The B.C. Supreme Court's decision in Alsip v. Top
Rollshutters Inc. (c.o.b. Talius), 2015 BCSC 1166 serves as a
cautionary tale to employers when they are preparing employment
contracts. Ambiguity in employment agreements is likely to be
interpreted in favour of employees and can prove very costly,
particularly where the contract in question is found to be a fixed
term employment agreement.
In 2012 the parties in Alsip negotiated the
plaintiff's potential employment as director of sales.
Following an initial offer, the parties modified a few terms of the
contract and added a term that the agreement was a three year
employment contract. The plaintiff signed the modified offer and
commenced employment with the defendant. Approximately nine months
into the three year fixed term, the plaintiff was terminated
without cause and provided with two weeks' salary in lieu of
notice. The plaintiff declined an offer of a further six weeks
salary in exchange for his signature on a release of further
claims. He obtained replacement employment at a lower salary and
commenced legal action against the employer.
The plaintiff relied on case law which holds that when an
employee is dismissed without cause prior to the end of a fixed
term contract the employee is entitled to payment of the balance of
the fixed term contract less the amount he/she earned from
The employer argued that the reference in the offer of
employment to three years was intended to indicate only that the
plaintiff's employment would be for a maximum of three years
but that the employer retained the ability to terminate the
plaintiff with reasonable notice.
The Court did not accept the employer's argument noting that
this argument was not supported by the wording of the employment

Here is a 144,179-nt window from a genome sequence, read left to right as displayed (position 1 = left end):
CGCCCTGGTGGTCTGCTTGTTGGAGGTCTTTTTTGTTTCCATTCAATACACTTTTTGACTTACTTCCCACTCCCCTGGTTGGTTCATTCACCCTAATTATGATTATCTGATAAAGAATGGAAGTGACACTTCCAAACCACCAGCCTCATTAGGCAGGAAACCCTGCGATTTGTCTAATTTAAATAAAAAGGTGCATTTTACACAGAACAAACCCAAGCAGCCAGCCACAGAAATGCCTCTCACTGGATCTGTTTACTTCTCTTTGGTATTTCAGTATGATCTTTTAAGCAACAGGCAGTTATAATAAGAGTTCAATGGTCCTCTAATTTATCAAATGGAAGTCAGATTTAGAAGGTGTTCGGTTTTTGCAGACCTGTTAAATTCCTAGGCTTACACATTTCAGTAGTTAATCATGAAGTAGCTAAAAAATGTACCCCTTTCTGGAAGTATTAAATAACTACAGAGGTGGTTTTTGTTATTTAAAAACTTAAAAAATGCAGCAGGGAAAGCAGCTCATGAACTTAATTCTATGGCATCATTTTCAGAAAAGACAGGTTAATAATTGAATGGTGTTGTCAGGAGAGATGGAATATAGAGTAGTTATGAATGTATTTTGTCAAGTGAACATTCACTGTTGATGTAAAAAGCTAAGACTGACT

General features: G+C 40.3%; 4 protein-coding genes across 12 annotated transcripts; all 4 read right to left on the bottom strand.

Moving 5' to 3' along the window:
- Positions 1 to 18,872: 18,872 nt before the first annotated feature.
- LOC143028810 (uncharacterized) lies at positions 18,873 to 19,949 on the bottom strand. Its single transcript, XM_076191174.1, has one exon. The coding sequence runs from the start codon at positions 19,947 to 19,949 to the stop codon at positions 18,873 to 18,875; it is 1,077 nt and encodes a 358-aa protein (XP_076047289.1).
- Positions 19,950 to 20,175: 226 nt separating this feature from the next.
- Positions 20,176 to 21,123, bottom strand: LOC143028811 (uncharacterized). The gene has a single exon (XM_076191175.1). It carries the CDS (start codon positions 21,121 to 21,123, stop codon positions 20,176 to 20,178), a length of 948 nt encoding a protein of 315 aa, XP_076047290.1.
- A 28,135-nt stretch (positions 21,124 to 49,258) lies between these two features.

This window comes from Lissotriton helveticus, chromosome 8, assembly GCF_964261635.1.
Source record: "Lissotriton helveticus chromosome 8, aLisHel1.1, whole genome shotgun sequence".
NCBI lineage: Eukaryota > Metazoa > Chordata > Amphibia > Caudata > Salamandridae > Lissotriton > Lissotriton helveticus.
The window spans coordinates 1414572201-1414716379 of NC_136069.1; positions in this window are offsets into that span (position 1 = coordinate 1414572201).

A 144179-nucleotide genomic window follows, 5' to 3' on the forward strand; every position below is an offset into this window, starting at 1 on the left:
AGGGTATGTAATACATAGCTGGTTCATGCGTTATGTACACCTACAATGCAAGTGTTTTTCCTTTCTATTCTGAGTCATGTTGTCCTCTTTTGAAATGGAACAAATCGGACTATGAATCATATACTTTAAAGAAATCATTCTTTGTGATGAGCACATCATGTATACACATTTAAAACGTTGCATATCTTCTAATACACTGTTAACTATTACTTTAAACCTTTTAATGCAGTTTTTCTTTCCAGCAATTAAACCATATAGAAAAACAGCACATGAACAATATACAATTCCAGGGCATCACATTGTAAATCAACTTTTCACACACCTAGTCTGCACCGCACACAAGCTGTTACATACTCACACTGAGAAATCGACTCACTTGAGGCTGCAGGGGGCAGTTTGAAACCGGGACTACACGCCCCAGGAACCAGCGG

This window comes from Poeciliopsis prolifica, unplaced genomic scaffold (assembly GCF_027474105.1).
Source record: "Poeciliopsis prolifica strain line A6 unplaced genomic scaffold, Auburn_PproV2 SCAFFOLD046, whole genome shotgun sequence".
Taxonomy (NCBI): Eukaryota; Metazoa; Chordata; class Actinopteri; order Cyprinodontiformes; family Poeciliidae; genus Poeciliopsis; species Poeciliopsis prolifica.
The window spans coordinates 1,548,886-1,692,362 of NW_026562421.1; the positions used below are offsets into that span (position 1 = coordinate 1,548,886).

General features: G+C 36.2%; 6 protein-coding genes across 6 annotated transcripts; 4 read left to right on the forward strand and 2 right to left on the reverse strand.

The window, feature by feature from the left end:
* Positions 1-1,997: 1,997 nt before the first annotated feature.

agreement which had been drafted by the employer: "if the
[employer] had intended to include a provision to allow termination
on notice, it could have included the same".
The Court found that the agreement between the parties was a
fixed term contract and awarded the plaintiff more than $141,500,
the amount owing to the plaintiff for the remainder of the three
year fixed term agreement less the amount the plaintiff earned from
his replacement employment during this period.
Lessons for Employers
When interpreting an employment
agreement a court will apply the principle of contra
preferentem which means that it will interpret ambiguity
unfavourably to the drafter of the agreement. As it is employers
who often draft employment agreements it is imperative that
employers avoid unnecessary ambiguity and clearly set out all terms
that are intended to form part of an employment agreement. The
employment agreement in Alsip was a one page employment
offer letter which lacked clarity. This ambiguity ended up costing
Absent clear wording that allows an
employer to terminate a fixed-term agreement early, the measure of
damages when an employee is dismissed without cause during a fixed
term agreement will be the compensation still due to the employee
for the remainder of the term of the agreement, less any income
earned by the dismissed employee in mitigation of his/her damages
during the term of the agreement. The Court's decision in
Alsip shows that such damages can be very sizeable and
disproportionate to an employee's length of service.
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